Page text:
It appears, nevertheless, that Newsham had produced nothing new, as all the potent properties of his machine consisted simply in the ingenuous mechanical adaptation of familiar principles. In form it resembled the machine in use when engines were worked by hand.
The practical usefulness of the new engines were soon tested, as appears from the following paragraph in the Boston Weekly news Letter of January 6, 1732, under the head of "News from New York:"
Last night, about twelve o'clock, a fire broke out in a joiner's house in this city.
It began in the garret, where the people were all asleep, and burnt violently; but by the aid of the two fire engines, which came from London in the ship Beaver, the fire was extinguished after having burnt down the house and damaged the next.
Some person, little apprehending, as it may be supposed, that it would descend as a memorial to our day, made the accompanying rough pen and ink sketch as one of these engines, which, though rude and badly drawn, is sufficient to indicate its structure and the manner in which it was worked. This engine, with slight modifications, continued in use down to 1832, and long afterwards, in this city.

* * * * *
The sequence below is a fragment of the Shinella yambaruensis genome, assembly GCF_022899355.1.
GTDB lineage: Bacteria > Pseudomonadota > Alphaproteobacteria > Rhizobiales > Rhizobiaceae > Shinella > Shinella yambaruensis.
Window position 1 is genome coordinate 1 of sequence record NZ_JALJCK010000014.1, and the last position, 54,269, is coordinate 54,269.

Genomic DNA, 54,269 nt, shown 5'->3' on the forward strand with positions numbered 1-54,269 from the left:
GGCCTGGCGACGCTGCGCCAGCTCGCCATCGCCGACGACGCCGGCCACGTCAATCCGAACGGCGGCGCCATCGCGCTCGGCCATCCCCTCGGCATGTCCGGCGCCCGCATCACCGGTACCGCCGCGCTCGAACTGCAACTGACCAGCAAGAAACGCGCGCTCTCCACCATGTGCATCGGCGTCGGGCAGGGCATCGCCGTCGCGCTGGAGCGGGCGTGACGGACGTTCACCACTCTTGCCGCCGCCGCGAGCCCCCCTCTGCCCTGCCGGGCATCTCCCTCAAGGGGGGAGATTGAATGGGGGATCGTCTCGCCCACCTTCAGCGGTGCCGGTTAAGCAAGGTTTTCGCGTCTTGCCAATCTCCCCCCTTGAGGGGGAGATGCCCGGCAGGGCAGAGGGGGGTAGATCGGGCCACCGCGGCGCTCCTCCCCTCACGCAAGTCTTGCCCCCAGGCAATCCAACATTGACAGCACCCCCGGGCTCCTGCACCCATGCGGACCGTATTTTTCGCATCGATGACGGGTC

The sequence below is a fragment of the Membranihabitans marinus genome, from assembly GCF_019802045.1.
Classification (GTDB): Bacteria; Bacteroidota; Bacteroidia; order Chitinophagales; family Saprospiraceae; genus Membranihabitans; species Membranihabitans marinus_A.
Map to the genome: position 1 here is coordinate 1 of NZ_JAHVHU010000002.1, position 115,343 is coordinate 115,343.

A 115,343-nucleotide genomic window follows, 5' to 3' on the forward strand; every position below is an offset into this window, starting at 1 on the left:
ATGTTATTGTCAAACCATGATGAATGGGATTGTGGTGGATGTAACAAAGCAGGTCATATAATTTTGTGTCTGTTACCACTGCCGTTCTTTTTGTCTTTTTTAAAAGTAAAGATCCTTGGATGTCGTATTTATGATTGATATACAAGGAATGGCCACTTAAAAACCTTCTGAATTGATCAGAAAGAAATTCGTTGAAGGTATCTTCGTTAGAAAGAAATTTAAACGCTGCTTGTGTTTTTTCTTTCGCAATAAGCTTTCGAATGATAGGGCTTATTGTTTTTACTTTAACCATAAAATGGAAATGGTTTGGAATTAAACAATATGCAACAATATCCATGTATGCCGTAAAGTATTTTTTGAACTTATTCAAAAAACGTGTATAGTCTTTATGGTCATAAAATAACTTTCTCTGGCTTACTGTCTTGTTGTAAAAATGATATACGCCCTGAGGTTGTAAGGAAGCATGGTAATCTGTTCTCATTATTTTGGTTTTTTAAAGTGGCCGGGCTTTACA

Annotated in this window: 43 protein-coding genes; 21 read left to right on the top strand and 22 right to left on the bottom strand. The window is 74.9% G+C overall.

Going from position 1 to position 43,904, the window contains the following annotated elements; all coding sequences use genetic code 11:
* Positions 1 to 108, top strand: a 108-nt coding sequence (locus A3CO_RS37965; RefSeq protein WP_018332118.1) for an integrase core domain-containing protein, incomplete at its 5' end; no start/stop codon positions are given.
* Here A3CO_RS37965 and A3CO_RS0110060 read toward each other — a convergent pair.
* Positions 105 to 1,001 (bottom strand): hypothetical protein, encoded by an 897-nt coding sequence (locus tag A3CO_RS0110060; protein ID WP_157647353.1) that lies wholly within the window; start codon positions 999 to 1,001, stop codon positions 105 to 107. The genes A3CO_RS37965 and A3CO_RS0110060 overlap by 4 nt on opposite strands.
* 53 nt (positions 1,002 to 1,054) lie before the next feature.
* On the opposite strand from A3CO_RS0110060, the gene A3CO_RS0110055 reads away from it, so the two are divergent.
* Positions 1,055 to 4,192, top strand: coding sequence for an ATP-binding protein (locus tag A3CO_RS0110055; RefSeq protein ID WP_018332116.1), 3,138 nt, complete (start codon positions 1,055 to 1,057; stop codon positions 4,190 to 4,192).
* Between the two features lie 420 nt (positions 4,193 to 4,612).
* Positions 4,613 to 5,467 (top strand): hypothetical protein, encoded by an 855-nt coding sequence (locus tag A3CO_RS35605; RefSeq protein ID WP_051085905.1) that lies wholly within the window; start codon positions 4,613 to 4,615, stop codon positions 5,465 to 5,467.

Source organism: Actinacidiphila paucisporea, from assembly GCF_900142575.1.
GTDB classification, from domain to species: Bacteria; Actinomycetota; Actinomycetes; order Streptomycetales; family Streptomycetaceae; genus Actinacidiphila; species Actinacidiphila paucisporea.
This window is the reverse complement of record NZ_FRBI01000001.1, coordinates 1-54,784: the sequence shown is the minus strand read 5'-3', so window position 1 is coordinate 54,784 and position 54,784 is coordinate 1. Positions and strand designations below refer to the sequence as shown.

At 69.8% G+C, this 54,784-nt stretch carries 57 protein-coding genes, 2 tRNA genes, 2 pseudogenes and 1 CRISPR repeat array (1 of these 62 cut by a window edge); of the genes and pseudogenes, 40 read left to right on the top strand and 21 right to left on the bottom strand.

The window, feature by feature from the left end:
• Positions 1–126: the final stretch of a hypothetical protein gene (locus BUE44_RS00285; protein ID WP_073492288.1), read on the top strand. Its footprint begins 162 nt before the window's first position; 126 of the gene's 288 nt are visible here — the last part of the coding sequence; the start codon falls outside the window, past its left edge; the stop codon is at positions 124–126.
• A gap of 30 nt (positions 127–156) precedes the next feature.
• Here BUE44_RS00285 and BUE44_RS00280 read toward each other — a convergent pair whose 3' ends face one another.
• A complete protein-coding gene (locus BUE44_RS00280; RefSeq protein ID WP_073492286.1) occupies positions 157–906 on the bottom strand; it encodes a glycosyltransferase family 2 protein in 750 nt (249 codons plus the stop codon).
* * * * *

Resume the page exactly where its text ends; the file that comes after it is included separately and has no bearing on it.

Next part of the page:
The experience of the fire of the seventh of December, referred to above, had doubtless pointed out the necessity of putting the engines in charge of some competent and skilled person, and accordingly, on the twenty-first of January following, the mayor and four aldermen were appointed a committee to employ workmen to put them in good order, and to engage persons by the year to keep them in repair and to work them when necessary. Anthony Lamb was accordingly appointed overseer, or, as the office was afterwards called, chief engineer, at a salary of twelve dollars a year, and he and the persons employed by the year until him may be said to have been the first regularly organized Fire Department. The sheds fitted up for these two engines in the read of the City Hall would not seem to have been sufficiently commodious, and, accordingly, in 1793, the corporation ordered a convenient house to be built "contiguous to the watch house in Broad Street, for their security and well keeping." This building, the first engine house in the city, was in the middle of Broad Street, half way between Wall Street and Exchange Place. The watch house stood at the head of Broad Street, and immediately behind it, in the middle of the street, this engine house was built. Lamb held this office of chief engineer until 1736, when he was succeeded by Jacob Turk, a gunsmith, who appears to have been a man of considerable mechanical skill and ingenuity.